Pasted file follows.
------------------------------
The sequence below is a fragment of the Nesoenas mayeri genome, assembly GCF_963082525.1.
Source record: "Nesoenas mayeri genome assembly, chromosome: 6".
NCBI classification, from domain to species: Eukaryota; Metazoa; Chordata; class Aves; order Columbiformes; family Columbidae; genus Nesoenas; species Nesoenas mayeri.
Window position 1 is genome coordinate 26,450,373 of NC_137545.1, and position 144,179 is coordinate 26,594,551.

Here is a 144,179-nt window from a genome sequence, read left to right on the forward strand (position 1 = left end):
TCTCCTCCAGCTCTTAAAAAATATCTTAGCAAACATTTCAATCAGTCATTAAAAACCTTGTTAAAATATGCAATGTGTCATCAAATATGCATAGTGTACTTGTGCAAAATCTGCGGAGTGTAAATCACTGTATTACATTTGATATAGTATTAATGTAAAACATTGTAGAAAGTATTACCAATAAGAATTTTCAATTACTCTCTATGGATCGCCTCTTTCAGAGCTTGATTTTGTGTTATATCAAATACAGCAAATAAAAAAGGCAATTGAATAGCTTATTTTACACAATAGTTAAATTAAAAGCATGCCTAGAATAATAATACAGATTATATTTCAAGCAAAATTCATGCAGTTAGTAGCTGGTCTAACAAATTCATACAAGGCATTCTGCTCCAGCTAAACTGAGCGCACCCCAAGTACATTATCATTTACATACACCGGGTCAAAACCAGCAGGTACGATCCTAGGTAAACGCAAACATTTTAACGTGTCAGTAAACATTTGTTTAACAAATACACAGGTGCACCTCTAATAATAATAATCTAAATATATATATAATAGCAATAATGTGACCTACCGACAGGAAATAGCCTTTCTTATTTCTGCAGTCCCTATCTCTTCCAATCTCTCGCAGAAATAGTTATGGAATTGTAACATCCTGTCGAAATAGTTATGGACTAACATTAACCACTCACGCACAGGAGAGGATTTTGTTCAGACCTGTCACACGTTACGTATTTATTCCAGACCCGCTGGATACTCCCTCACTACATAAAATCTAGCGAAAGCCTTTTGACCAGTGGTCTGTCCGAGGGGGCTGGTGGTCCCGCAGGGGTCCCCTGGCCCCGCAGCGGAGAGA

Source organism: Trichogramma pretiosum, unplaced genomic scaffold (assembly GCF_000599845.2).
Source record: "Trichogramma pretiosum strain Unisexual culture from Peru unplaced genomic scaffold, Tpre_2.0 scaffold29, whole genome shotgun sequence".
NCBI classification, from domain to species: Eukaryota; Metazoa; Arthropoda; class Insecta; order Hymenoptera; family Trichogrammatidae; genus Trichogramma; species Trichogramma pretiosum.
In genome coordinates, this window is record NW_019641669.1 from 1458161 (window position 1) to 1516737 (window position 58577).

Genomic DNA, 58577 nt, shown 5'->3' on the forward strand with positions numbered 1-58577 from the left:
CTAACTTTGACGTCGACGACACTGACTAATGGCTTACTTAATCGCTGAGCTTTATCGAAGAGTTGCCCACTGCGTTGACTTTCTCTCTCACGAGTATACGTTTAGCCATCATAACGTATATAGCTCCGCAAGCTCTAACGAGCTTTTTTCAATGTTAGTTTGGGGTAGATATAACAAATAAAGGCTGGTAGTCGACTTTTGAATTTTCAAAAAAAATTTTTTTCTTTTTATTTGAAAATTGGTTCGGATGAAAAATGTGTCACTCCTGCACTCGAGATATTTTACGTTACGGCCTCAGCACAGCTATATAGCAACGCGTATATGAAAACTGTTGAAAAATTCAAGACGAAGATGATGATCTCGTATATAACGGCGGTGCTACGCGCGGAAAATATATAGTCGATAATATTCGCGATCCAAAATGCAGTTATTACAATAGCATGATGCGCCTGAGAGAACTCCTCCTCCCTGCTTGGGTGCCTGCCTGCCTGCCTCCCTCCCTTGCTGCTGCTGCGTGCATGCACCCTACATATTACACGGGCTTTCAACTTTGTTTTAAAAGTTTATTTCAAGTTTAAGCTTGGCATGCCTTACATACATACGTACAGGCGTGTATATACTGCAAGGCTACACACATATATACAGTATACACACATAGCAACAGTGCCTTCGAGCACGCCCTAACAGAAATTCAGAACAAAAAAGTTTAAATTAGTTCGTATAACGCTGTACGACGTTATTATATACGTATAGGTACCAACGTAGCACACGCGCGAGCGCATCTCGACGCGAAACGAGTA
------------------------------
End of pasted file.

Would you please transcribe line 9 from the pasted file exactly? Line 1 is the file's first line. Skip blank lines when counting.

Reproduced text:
NCBI classification, from domain to species: Eukaryota; Metazoa; Arthropoda; class Insecta; order Hymenoptera; family Trichogrammatidae; genus Trichogramma; species Trichogramma pretiosum.